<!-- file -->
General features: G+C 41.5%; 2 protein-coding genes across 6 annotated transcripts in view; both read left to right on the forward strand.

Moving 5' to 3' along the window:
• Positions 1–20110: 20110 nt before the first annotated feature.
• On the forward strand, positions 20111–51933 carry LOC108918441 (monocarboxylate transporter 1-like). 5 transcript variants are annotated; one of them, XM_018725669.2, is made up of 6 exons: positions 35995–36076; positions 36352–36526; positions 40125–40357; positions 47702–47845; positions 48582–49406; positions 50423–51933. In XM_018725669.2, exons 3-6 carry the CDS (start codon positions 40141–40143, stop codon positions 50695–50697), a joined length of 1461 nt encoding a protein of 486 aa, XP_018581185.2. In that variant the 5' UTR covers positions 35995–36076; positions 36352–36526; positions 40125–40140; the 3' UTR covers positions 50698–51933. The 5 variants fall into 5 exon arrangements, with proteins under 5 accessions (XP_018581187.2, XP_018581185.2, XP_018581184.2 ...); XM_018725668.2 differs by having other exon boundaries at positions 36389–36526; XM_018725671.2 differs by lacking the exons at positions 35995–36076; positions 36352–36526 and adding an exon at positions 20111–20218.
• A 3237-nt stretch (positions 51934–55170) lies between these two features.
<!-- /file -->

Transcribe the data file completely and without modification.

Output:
General features: G+C 41.5%; 2 protein-coding genes across 6 annotated transcripts in view; both read left to right on the forward strand.

Moving 5' to 3' along the window:
• Positions 1–20110: 20110 nt before the first annotated feature.
• On the forward strand, positions 20111–51933 carry LOC108918441 (monocarboxylate transporter 1-like). 5 transcript variants are annotated; one of them, XM_018725669.2, is made up of 6 exons: positions 35995–36076; positions 36352–36526; positions 40125–40357; positions 47702–47845; positions 48582–49406; positions 50423–51933. In XM_018725669.2, exons 3-6 carry the CDS (start codon positions 40141–40143, stop codon positions 50695–50697), a joined length of 1461 nt encoding a protein of 486 aa, XP_018581185.2. In that variant the 5' UTR covers positions 35995–36076; positions 36352–36526; positions 40125–40140; the 3' UTR covers positions 50698–51933. The 5 variants fall into 5 exon arrangements, with proteins under 5 accessions (XP_018581187.2, XP_018581185.2, XP_018581184.2 ...); XM_018725668.2 differs by having other exon boundaries at positions 36389–36526; XM_018725671.2 differs by lacking the exons at positions 35995–36076; positions 36352–36526 and adding an exon at positions 20111–20218.
• A 3237-nt stretch (positions 51934–55170) lies between these two features.